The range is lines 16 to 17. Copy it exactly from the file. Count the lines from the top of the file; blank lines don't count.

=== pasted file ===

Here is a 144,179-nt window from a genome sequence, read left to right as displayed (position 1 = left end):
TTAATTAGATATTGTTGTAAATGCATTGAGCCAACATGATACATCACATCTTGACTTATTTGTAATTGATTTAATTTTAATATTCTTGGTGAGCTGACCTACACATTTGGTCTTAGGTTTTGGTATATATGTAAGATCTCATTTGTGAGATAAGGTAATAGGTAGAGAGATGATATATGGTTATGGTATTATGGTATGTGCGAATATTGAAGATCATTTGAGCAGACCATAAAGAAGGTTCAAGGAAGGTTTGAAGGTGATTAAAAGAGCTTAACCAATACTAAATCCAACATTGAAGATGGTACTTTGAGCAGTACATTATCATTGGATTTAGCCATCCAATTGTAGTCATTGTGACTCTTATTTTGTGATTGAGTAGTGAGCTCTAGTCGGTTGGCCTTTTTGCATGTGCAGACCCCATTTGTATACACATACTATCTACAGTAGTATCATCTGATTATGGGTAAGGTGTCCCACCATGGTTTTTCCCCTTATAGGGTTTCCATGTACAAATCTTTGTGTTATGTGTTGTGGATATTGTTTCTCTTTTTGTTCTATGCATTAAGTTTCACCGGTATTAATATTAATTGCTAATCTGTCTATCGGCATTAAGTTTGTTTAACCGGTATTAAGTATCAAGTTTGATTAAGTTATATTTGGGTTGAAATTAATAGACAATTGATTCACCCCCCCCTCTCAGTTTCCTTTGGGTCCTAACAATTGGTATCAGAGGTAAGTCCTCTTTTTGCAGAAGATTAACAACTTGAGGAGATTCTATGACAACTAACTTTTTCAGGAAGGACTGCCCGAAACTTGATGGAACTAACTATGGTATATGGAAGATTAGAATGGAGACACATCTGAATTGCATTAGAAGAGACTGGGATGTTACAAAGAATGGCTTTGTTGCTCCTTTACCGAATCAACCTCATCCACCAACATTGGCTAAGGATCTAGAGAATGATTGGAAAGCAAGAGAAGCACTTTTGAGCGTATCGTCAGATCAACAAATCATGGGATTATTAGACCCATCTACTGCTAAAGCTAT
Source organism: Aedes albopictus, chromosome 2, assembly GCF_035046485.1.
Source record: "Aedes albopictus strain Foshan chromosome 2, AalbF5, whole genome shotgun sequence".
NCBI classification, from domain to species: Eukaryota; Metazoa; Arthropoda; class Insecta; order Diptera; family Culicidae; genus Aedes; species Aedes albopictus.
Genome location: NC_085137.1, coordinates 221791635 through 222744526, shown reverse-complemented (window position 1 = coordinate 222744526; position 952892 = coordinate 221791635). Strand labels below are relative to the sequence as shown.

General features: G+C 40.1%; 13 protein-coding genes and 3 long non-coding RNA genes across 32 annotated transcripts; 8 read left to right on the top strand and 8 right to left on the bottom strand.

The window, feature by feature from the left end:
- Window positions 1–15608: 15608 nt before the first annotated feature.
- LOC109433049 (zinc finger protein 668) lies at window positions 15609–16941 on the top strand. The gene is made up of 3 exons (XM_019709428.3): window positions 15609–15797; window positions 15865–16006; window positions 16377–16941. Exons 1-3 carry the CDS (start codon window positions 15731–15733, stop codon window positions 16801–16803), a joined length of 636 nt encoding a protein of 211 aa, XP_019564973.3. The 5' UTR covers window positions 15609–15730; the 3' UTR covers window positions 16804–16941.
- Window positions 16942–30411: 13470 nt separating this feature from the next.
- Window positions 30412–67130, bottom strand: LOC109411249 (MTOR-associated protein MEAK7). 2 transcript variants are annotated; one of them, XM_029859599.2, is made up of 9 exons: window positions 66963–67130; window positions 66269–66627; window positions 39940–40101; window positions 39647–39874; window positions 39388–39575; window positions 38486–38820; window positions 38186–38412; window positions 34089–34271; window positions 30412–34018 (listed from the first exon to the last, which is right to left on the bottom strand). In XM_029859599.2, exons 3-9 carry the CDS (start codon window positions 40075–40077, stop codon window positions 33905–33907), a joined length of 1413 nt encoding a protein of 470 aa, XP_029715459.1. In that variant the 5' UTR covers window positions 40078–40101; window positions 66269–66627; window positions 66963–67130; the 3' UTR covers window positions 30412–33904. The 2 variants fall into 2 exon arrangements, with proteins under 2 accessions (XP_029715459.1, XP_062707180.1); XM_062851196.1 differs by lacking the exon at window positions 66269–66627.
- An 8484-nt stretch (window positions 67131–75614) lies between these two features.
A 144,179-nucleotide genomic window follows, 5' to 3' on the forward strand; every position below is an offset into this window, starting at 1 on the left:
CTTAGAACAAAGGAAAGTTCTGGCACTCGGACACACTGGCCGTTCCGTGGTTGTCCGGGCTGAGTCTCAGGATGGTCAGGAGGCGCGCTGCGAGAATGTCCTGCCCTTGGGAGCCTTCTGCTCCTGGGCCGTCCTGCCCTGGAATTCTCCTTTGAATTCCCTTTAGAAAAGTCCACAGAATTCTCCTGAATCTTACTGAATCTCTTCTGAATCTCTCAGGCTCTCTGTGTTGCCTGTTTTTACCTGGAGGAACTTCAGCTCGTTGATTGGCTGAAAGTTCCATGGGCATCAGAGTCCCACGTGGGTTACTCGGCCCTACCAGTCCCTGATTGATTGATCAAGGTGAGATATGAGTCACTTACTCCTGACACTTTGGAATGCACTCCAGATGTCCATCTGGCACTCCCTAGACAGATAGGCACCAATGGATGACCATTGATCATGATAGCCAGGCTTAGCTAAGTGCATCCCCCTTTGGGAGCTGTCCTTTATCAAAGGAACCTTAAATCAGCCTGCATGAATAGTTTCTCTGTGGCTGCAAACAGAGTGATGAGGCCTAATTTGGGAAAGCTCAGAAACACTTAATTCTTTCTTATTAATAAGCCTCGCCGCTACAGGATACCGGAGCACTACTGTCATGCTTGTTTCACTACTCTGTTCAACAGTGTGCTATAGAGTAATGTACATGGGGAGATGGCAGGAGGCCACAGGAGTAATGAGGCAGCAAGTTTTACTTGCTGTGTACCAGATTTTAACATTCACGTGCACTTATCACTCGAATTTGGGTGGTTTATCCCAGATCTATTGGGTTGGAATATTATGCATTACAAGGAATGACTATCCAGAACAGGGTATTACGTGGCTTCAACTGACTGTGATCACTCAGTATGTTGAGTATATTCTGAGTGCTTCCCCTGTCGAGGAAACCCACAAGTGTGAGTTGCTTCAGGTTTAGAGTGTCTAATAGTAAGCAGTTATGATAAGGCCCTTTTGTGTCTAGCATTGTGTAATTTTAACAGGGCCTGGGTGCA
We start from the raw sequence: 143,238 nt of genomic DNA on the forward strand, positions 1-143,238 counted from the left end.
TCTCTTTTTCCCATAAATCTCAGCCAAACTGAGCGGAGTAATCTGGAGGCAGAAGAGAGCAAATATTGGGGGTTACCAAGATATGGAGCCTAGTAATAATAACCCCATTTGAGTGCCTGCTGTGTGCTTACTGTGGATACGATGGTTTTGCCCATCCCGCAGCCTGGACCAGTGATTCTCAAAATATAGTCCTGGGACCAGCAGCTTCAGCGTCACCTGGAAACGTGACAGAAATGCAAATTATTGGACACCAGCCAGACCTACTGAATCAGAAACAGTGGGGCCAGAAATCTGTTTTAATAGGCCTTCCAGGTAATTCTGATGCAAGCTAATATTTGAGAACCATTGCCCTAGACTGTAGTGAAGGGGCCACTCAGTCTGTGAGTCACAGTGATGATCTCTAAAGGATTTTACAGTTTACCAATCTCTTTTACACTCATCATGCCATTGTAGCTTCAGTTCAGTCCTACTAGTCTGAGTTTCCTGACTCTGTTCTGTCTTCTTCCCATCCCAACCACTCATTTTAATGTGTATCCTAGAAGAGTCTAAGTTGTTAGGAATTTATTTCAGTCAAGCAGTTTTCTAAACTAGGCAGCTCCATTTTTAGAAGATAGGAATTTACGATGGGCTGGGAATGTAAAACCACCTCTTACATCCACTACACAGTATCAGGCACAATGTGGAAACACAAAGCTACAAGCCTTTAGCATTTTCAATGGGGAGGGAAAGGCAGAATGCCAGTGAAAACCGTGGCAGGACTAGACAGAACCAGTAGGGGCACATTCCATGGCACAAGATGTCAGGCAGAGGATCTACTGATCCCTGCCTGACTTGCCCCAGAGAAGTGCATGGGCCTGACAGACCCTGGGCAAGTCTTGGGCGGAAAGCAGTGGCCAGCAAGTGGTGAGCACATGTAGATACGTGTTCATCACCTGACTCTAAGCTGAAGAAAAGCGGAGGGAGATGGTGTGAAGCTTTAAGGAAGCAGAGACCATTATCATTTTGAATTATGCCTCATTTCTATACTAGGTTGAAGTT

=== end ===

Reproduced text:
We start from the raw sequence: 143,238 nt of genomic DNA on the forward strand, positions 1-143,238 counted from the left end.
TCTCTTTTTCCCATAAATCTCAGCCAAACTGAGCGGAGTAATCTGGAGGCAGAAGAGAGCAAATATTGGGGGTTACCAAGATATGGAGCCTAGTAATAATAACCCCATTTGAGTGCCTGCTGTGTGCTTACTGTGGATACGATGGTTTTGCCCATCCCGCAGCCTGGACCAGTGATTCTCAAAATATAGTCCTGGGACCAGCAGCTTCAGCGTCACCTGGAAACGTGACAGAAATGCAAATTATTGGACACCAGCCAGACCTACTGAATCAGAAACAGTGGGGCCAGAAATCTGTTTTAATAGGCCTTCCAGGTAATTCTGATGCAAGCTAATATTTGAGAACCATTGCCCTAGACTGTAGTGAAGGGGCCACTCAGTCTGTGAGTCACAGTGATGATCTCTAAAGGATTTTACAGTTTACCAATCTCTTTTACACTCATCATGCCATTGTAGCTTCAGTTCAGTCCTACTAGTCTGAGTTTCCTGACTCTGTTCTGTCTTCTTCCCATCCCAACCACTCATTTTAATGTGTATCCTAGAAGAGTCTAAGTTGTTAGGAATTTATTTCAGTCAAGCAGTTTTCTAAACTAGGCAGCTCCATTTTTAGAAGATAGGAATTTACGATGGGCTGGGAATGTAAAACCACCTCTTACATCCACTACACAGTATCAGGCACAATGTGGAAACACAAAGCTACAAGCCTTTAGCATTTTCAATGGGGAGGGAAAGGCAGAATGCCAGTGAAAACCGTGGCAGGACTAGACAGAACCAGTAGGGGCACATTCCATGGCACAAGATGTCAGGCAGAGGATCTACTGATCCCTGCCTGACTTGCCCCAGAGAAGTGCATGGGCCTGACAGACCCTGGGCAAGTCTTGGGCGGAAAGCAGTGGCCAGCAAGTGGTGAGCACATGTAGATACGTGTTCATCACCTGACTCTAAGCTGAAGAAAAGCGGAGGGAGATGGTGTGAAGCTTTAAGGAAGCAGAGACCATTATCATTTTGAATTATGCCTCATTTCTATACTAGGTTGAAGTT